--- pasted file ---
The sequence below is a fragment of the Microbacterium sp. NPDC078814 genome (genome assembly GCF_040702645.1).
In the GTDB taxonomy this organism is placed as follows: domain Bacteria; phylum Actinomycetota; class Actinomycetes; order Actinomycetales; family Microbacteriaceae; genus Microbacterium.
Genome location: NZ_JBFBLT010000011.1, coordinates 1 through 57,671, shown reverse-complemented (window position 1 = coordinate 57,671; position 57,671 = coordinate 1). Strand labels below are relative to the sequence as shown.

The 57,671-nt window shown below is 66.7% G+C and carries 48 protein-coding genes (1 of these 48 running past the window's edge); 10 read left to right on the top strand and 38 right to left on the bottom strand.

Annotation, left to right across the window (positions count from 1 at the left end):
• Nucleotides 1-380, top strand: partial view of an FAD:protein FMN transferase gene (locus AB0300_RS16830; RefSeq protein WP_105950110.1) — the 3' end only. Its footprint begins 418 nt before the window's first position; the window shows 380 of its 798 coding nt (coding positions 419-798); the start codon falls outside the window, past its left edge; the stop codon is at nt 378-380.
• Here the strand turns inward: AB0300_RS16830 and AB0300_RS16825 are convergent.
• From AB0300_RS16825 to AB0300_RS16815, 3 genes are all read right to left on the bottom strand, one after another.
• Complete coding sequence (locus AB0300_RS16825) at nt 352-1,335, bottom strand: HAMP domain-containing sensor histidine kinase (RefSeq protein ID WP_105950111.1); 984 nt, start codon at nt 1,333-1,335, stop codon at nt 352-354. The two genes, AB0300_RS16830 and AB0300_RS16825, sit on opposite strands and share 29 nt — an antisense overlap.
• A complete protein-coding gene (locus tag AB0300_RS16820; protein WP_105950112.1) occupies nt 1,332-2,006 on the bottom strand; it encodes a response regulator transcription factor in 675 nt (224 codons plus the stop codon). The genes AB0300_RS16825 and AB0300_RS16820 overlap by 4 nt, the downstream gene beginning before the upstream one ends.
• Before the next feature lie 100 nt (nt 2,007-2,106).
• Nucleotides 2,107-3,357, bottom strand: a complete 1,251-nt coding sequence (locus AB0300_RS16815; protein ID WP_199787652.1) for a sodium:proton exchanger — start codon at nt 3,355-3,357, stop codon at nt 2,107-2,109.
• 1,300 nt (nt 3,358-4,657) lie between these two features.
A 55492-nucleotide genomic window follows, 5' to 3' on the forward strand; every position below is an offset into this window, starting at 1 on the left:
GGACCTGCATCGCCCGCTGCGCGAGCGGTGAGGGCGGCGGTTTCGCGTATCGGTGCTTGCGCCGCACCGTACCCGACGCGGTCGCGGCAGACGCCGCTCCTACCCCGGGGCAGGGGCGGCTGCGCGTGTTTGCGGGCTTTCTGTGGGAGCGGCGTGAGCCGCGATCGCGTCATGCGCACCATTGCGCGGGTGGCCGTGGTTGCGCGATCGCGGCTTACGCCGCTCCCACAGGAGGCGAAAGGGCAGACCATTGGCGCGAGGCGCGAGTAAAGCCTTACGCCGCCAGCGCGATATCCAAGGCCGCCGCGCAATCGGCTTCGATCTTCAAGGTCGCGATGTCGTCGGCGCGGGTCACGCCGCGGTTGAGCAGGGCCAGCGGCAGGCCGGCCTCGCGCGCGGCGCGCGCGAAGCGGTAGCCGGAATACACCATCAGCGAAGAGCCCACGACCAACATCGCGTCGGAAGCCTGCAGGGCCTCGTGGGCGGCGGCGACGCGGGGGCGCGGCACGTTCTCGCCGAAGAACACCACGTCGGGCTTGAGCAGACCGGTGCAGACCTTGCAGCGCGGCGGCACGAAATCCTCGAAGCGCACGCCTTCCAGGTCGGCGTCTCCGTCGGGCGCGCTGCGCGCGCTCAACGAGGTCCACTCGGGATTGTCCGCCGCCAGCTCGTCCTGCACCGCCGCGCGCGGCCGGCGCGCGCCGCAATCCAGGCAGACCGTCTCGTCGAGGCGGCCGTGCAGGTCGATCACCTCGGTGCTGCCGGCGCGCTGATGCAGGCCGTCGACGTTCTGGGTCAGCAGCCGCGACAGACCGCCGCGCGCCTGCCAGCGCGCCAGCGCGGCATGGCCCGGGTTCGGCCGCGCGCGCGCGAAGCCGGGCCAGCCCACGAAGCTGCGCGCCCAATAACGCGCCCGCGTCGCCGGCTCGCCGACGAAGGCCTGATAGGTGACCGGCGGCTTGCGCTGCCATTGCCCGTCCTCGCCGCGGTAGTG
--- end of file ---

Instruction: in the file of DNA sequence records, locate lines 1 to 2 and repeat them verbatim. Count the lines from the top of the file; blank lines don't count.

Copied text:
The sequence below is a fragment of the Microbacterium sp. NPDC078814 genome (genome assembly GCF_040702645.1).
In the GTDB taxonomy this organism is placed as follows: domain Bacteria; phylum Actinomycetota; class Actinomycetes; order Actinomycetales; family Microbacteriaceae; genus Microbacterium.